Unite Students, in partnership with HEPI, has launched a new research – Living Black at University – which reveals that on average black students have a poorer experience in student accommodation compared to their white peers.
The report, which was produced by Halpin, explores the lived experience of black students in university accommodation, covers both university owned and private purpose built accommodation. The research includes national survey data and prioritises a deep dive into the underlying issues in students’ own words, resulting in a nuanced but practical set of recommendations for anyone running student accommodation.
The issues raised match those commonly found in other organisations and institutions, and society as a whole, though that is not to minimise them. The experience of racism and exclusion, and the lack of processes to address them, take a toll on the mental health of black students. Over half of black students surveyed had experienced racism in their accommodation and three quarters said racism has some level of impact on their mental health.
This report is challenging, but has the potential to open up a new front on which to fight that most intractable of sector issues, the black awarding gap – which in the 2019-20 academic year stood at 18.7 percentage points.
Gary Loke, in his 2020 article, showed that unless further action is taken it will be 2085 before the awarding gap between black and white students closes; a date which is clearly unacceptable. He also shared a useful breakdown of data: the gap is larger for black male students, Muslim students and older students. While action taken within student accommodation is unlikely to address the latter group, the research touches on specific issues faced by the first two.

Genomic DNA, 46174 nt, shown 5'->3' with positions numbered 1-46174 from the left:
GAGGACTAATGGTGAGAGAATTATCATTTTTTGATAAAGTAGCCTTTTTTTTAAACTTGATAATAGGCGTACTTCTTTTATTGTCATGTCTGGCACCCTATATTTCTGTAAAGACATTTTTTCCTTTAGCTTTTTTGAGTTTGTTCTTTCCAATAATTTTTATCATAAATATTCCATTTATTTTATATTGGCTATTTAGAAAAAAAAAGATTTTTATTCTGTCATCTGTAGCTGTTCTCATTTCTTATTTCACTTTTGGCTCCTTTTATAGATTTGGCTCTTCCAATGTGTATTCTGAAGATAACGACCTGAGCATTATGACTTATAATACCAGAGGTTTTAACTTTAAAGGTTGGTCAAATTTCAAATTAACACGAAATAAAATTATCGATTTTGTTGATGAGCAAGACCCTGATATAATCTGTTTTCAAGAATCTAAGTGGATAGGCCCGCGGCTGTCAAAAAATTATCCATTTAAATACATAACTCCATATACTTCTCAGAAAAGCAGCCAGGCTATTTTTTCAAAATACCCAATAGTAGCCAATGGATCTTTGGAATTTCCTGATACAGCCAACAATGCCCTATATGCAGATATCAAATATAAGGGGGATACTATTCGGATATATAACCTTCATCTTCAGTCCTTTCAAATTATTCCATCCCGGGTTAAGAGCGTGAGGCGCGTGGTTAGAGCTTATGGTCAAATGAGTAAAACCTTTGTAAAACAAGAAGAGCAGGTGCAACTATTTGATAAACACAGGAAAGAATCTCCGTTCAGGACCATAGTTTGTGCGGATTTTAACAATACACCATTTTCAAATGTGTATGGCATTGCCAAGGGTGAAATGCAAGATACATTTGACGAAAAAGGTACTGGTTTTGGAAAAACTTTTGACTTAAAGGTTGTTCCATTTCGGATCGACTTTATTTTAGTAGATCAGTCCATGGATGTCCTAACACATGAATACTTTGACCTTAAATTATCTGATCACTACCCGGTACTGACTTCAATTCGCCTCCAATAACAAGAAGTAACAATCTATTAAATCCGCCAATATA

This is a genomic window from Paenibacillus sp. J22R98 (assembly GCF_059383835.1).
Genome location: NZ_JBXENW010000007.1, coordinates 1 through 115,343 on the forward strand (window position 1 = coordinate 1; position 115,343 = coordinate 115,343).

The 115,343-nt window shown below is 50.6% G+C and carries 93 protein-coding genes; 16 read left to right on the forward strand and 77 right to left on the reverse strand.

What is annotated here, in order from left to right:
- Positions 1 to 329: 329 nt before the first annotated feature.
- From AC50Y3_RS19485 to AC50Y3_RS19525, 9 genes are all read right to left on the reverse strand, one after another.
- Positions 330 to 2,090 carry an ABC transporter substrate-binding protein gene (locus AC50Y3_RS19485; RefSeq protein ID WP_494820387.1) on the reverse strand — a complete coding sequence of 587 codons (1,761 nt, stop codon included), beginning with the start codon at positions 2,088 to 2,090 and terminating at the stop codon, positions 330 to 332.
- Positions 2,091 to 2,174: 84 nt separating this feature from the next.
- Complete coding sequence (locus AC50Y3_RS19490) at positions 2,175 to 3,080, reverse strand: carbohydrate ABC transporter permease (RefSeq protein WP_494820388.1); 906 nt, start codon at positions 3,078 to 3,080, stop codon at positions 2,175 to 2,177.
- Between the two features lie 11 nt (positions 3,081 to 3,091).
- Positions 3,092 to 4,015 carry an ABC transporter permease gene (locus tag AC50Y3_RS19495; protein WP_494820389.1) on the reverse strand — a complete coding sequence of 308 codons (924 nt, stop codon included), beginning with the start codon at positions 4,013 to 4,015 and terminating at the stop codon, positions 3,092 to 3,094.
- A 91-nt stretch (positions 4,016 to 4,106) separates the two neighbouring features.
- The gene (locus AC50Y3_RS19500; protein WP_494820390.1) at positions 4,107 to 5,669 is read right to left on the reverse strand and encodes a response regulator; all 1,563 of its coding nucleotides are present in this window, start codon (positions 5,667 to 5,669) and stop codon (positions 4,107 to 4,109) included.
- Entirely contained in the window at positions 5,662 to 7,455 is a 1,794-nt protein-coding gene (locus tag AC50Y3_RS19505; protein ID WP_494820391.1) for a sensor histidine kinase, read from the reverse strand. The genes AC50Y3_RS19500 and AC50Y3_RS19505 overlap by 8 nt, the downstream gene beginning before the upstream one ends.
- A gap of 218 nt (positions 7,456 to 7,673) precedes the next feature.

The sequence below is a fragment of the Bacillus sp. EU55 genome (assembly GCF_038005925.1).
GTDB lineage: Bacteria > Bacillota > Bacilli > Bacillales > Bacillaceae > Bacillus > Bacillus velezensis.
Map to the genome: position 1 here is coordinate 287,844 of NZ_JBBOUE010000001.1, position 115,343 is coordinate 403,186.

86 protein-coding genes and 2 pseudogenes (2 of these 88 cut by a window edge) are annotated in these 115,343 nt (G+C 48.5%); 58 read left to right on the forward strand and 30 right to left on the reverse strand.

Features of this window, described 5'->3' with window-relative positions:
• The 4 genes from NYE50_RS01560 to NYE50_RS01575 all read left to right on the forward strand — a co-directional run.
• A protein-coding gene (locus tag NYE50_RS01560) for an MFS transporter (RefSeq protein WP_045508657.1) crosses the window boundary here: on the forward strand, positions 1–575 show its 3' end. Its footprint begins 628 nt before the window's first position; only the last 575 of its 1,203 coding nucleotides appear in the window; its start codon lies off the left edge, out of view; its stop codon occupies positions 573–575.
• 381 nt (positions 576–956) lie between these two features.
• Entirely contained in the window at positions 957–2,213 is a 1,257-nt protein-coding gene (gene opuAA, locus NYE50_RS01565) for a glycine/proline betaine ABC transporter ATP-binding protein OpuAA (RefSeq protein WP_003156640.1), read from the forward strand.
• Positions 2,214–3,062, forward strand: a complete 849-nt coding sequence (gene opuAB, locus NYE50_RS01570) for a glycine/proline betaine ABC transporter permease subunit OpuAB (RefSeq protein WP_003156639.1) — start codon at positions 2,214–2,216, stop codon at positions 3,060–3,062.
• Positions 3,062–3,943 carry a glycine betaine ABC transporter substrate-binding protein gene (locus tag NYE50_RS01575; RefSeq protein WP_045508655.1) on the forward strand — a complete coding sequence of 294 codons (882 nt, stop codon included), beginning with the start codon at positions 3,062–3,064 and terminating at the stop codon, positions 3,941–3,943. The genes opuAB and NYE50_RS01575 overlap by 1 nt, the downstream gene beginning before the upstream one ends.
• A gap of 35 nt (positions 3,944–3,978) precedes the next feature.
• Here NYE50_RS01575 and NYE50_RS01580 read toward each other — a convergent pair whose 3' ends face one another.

The report’s findings on mental health are also important given OfS statistics on the awarding gap between black and white students with a mental health condition, which stands at 26.8 percentage points.
The role of accommodation in addressing inequality
Student accommodation is rarely mentioned in discussions about how we tackle these inequalities, even though halls of residence are as old as feudalism. Purpose-built student accommodation has undergone a huge expansion and diversification over recent years, and its identity as a sector in its own right has developed during that time. I believe the time is right for it to be considered as an important stakeholder for change.
Accommodation affects the overall student experience in terms of retention, mental health and self-rated success. Over the last decade our research has highlighted opportunities to improve student experience by focusing on loneliness, belonging, preparedness and sense of safety in accommodation. Through in-depth qualitative research we have been able to bring a deeper understanding of how these things play out for black students in accommodation, and what can be done about it.
This new research is a broad study and has limitations, but it is the first research in the UK on the experience of black students in purpose built student accommodation. It is not the last word on the subject, indeed I hope it will be the start of a much longer conversation. Most importantly, the report provides a platform for black students to share their experiences in accommodation in a way that allows us all to take action in response.
Living Black at University was launched on 3 February 2022.